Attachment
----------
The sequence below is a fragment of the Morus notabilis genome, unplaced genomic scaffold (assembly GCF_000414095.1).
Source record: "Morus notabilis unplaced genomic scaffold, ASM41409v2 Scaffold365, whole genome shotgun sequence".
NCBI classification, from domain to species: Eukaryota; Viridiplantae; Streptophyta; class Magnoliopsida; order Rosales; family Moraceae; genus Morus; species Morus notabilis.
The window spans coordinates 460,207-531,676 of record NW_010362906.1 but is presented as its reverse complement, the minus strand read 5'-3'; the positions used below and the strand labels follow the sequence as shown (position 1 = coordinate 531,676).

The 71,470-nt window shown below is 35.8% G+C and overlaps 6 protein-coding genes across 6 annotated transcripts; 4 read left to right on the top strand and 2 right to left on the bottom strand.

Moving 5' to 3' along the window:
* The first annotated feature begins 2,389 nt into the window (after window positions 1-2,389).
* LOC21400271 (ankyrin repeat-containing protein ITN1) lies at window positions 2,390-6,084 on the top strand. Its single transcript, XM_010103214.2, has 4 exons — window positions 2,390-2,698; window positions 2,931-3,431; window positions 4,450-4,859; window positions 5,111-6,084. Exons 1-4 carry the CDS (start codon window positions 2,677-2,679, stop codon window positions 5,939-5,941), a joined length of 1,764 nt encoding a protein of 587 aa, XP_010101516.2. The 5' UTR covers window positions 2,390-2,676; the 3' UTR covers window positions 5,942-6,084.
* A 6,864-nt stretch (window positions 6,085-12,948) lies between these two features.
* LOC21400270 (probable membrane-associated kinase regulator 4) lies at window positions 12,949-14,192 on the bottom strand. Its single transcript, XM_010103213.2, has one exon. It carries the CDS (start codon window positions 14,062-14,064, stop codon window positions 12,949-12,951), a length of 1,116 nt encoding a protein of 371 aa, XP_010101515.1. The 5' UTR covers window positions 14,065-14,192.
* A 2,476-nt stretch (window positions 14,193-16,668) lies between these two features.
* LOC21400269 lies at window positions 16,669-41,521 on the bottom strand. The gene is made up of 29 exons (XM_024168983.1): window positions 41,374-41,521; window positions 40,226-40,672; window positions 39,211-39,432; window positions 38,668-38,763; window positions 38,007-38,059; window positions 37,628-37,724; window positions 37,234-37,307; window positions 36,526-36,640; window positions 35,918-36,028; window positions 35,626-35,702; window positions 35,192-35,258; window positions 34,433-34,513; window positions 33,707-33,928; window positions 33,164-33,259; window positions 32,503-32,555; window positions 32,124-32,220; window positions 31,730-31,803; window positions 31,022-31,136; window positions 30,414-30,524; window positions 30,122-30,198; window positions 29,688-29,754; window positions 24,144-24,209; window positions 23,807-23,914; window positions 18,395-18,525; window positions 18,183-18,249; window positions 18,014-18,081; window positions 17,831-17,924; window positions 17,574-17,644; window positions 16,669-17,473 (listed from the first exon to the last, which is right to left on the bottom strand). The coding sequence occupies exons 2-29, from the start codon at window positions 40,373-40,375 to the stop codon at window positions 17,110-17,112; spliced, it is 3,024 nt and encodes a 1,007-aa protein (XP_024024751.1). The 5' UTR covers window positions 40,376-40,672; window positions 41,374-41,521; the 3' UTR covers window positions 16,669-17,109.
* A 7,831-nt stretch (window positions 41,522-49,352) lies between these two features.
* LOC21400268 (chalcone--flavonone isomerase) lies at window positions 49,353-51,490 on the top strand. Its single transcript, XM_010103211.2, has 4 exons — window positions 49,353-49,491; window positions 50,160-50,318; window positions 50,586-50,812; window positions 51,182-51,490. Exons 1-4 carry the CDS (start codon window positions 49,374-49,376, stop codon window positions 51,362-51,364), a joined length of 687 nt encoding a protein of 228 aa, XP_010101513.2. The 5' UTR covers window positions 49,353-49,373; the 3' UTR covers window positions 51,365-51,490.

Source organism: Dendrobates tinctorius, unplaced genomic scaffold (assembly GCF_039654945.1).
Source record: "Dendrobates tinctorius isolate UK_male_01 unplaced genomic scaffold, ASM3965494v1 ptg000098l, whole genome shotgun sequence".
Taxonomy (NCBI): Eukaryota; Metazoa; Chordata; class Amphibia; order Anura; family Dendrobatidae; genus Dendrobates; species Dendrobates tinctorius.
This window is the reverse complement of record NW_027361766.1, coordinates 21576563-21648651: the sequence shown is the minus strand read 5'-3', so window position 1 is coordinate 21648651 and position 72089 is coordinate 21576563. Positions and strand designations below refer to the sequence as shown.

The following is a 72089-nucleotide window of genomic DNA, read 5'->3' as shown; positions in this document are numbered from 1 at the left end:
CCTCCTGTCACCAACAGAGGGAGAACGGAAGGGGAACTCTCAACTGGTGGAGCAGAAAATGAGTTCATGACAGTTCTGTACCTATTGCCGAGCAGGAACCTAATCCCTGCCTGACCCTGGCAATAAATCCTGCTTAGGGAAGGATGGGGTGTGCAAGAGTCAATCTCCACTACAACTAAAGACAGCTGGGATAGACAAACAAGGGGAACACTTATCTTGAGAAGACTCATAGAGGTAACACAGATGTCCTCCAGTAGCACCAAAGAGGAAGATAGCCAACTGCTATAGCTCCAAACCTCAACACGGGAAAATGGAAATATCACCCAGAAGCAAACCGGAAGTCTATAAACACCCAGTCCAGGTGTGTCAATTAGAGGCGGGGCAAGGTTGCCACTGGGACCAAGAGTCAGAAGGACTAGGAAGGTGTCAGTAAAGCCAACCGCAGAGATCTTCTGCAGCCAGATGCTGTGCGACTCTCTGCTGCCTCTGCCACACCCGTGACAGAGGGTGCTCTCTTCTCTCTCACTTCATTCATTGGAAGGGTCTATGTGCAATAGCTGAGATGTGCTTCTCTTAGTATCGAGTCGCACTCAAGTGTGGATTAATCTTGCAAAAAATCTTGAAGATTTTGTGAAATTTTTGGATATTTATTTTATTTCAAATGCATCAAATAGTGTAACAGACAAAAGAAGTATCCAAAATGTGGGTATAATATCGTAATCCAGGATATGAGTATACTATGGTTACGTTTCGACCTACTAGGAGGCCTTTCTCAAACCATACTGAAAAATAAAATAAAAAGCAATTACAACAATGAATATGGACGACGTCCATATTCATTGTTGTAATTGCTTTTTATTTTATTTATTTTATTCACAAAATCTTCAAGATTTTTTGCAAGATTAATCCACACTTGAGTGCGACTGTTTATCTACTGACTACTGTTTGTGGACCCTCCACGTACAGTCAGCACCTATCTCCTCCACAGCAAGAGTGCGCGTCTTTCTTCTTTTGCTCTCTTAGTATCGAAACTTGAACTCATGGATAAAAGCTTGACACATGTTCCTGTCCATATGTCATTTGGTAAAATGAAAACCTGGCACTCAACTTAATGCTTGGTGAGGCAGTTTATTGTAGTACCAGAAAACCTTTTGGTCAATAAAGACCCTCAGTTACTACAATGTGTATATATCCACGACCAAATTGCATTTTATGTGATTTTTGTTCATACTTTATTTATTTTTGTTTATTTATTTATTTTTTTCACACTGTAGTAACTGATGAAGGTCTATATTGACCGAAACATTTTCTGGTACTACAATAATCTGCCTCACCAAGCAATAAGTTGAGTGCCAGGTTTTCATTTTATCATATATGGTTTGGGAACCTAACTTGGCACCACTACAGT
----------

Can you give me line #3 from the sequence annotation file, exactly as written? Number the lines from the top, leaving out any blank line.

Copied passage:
NCBI classification, from domain to species: Eukaryota; Viridiplantae; Streptophyta; class Magnoliopsida; order Rosales; family Moraceae; genus Morus; species Morus notabilis.